• he doesn’t feel protected,

• he’s learned how to get what he wants without doing it,

• he sees no benefit to doing it,

• Behaving a different way benefits him more,

• he is expected to Behave though no one has taught him how to Behave.*

In this instance, as you can see, it’s a wee bit more complicated. Which is why it’s fascinating for me and other pros, but so frustrating for many POGs!

Behavior is internal. It comes from within, not without. It isn’t created with a word. Behavior is impacted by personality, life experience, environment, nutrition, breed(s), etc. etc. It is where DogJoy can happen, where the true connection/bond between human and dog is formed and where understanding, communication and mutual respect blossom.

To impact Behavior, you need to understand your dog on a deeper level. To create Good Behavior, you have to understand Dog Behavior in general, and your dog’s Behavior in particular. If you take the time to do that, both of you will be richly rewarded.

For some good places to start learning about dog Behavior, visit my Recommended Reading page.

———-

*For the record, despite thousands of years of domestication, dogs still have no clue how to operate in our world, and since they don’t have ESP or a chip in their heads that is preprogrammed before they arrive in your home, they need us to supply the missing information in a way they can understand and properly process.

Whether you are teaching your dog new behaviors or trying to fix problems, your positive/rewards-based trainer will often say to ignore the behaviors you don’t want.

While this makes sense for some things — barking at you for attention, for example — many other behaviors will be unaffected by ignoring and can cause many a frustrated POG to conclude positive methods don’t work, and the only way s/he can get the desired result is to resort to correction and punishment.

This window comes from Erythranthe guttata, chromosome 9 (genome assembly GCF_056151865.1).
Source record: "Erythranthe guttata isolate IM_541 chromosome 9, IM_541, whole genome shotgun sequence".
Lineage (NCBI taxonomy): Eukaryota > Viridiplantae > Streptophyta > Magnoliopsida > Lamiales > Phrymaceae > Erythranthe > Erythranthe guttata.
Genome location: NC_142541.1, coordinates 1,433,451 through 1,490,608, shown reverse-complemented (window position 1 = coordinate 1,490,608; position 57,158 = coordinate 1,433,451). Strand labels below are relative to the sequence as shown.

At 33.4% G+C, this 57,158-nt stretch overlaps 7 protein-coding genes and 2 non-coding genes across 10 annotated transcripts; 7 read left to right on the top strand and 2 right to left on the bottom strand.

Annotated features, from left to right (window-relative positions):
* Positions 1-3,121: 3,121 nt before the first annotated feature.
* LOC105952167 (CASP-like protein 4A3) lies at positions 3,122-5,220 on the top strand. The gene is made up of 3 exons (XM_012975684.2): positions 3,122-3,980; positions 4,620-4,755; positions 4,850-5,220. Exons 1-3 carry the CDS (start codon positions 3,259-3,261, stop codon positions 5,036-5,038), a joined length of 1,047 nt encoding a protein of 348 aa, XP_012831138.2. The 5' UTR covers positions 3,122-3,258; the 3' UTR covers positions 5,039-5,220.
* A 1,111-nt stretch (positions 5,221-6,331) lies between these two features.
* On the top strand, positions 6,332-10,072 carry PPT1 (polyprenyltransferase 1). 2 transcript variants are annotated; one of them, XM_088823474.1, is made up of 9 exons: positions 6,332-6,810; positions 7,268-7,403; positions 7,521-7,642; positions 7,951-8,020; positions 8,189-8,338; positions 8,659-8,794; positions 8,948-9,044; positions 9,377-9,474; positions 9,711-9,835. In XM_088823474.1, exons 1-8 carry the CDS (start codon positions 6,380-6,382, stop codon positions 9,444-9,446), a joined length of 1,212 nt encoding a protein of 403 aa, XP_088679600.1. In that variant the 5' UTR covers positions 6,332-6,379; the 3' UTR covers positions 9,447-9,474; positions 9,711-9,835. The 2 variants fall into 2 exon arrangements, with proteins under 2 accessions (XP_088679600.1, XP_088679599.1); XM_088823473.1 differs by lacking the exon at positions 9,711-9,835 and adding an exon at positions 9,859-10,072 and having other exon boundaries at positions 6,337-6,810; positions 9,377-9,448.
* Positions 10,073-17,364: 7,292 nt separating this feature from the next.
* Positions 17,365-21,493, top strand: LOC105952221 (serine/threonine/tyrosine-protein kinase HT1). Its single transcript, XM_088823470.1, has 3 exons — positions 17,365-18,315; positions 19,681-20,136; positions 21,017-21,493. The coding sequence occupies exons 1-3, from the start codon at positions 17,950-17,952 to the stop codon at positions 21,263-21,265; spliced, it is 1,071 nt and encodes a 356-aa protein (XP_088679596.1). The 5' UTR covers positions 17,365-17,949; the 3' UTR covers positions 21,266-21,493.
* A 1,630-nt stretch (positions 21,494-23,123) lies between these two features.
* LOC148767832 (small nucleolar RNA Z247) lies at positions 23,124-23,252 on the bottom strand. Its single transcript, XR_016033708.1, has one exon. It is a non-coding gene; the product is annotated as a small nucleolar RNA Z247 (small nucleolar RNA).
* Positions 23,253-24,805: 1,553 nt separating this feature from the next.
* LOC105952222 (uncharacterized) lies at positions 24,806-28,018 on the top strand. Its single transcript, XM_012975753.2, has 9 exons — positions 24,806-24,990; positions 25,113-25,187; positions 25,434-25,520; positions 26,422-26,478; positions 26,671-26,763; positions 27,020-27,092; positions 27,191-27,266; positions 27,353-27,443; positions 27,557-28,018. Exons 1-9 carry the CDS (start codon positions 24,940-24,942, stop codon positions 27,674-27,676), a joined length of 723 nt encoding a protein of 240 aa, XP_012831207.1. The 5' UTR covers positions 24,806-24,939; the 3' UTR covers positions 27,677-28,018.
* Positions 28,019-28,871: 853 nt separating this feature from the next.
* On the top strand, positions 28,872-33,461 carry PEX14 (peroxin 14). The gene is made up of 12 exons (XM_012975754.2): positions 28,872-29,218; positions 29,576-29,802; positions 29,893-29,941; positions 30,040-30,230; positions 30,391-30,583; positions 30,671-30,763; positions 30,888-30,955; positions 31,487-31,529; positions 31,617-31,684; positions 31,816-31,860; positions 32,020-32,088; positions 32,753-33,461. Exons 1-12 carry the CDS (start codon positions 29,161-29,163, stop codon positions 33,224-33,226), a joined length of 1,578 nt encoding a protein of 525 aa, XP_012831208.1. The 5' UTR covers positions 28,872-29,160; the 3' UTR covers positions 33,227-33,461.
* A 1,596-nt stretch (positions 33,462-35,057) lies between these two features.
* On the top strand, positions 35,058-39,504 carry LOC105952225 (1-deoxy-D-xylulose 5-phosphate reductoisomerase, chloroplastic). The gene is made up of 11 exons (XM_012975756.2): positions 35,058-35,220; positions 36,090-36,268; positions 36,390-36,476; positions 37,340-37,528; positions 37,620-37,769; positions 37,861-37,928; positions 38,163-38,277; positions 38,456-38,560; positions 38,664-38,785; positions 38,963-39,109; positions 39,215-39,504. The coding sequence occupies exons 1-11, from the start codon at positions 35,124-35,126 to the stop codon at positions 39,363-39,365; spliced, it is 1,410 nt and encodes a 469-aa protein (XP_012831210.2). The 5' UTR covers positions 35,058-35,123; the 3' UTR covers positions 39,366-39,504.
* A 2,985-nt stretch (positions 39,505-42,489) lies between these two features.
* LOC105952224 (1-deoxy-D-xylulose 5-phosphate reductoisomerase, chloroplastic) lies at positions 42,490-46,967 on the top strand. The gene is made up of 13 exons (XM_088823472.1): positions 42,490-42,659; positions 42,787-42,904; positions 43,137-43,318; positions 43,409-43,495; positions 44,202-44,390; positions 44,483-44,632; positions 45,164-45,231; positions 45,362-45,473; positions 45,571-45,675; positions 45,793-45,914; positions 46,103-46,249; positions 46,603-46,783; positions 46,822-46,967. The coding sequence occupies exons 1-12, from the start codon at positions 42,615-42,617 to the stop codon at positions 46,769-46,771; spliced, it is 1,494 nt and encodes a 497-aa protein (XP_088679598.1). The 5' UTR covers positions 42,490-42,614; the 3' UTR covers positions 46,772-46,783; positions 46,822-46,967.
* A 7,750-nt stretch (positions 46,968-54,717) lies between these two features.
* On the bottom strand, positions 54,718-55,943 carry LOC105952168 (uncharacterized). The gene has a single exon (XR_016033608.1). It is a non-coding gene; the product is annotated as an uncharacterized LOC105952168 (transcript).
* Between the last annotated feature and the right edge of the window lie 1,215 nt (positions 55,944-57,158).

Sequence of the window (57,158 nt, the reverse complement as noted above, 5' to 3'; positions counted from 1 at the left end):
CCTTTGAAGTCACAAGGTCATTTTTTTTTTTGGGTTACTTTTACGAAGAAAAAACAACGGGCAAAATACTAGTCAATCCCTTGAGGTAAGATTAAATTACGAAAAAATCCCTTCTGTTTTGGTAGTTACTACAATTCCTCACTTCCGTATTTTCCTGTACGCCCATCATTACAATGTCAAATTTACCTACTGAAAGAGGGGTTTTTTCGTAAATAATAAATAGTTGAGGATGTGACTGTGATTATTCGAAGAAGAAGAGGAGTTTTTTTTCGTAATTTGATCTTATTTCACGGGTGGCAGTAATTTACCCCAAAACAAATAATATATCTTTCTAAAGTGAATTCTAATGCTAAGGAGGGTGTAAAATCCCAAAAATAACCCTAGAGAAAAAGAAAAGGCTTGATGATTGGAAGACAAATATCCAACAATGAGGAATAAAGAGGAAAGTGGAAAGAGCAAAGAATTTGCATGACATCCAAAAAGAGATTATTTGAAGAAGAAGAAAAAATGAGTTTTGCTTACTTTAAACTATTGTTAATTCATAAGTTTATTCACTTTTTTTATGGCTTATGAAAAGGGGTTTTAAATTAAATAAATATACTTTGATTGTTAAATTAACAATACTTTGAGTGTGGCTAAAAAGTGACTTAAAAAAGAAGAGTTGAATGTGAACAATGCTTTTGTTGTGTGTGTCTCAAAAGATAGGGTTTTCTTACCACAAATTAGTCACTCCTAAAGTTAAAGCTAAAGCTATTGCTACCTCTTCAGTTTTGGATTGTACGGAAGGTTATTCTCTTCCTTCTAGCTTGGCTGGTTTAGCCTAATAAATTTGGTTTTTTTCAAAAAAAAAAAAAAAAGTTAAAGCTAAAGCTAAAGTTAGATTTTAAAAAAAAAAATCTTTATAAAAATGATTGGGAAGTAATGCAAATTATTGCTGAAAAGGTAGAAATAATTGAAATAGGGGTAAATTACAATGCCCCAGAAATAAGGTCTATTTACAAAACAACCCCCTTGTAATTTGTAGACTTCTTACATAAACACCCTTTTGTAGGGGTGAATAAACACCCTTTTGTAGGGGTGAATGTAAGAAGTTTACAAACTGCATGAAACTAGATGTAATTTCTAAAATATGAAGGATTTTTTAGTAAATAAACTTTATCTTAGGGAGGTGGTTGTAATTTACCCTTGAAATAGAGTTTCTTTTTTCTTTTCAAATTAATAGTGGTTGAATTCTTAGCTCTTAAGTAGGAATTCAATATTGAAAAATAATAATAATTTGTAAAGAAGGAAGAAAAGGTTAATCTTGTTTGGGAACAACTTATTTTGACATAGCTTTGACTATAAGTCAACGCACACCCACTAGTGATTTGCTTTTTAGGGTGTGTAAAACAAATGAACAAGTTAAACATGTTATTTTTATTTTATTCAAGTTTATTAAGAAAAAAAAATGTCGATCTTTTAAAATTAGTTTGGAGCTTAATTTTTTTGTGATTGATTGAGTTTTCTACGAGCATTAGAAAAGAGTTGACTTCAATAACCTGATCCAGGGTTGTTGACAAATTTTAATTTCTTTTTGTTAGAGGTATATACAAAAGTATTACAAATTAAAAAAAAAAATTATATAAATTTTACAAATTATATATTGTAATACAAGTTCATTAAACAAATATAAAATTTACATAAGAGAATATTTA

Truth is, you can ignore countersurfing all day long and you won’t stop it because the reward for it is usually not attention, but rather getting some good stuff off the counter. (I say usually — I had a doodle in group class who had actually figured out a great way to get his POG’s attention was to jump on the empty counter. Every time he did that, the POG would rush into the kitchen shouting “Hey!” The dog would get down immediately, but would go right back up when the POG left the room. Dang smart doodles!)
There are many other examples like countersurfing where the dog’s payoff is not attention, thereby rendering ignoring useless in most cases.

What I usually tell clients is ignore the behavior BUT ALSO DO SOMETHING ABOUT IT. Well, that certainly makes no sense on the surface, does it? You can’t do something and not do something at the same time.

That’s not what I mean. But that’s often what my clients hear. And that may point to the real problem here: The word “ignore” is a poor choice to use when describing for our clients what we need them to do.

So I am calling myself out–time to step up, take responsibility and fix it!

Introducing: Low Energy Interruptions (LEI)
Before I went to the dogs, I spent close to 20 years in the writing, editing and publishing fields. Not surprisingly, I am very fussy about word choice. (See my Words Matter! document for suggestions on how to replace out-of-date training vocabulary.) So I am prepared to take a swing at redefining the “ignore” method of behavior modification.

In most cases, what I am really talking about is not ignoring the unwanted behaviors but rather interrupting them — with as little energy as possible. Pair that action with rewarding the desired behaviors with a lot of energy, and the dog now has clear communication: the desired behavior benefits the dog more, and the pragmatic dog will choose that behavior over the one that benefits him less.

Most of us tend to ignore our dogs when they are behaving themselves, but then give tons of attention whenever we see a “bad” behavior — we talk, yell, snap the leash, grab the collar, etc. (i.e. gasoline, meet match). This is exactly the opposite of what we should be doing! (My book, Reverse Dog Training, grew out of this observation.) We need to reverse course completely — emphasis on “right” behavior, well rewarded — to get the results we want.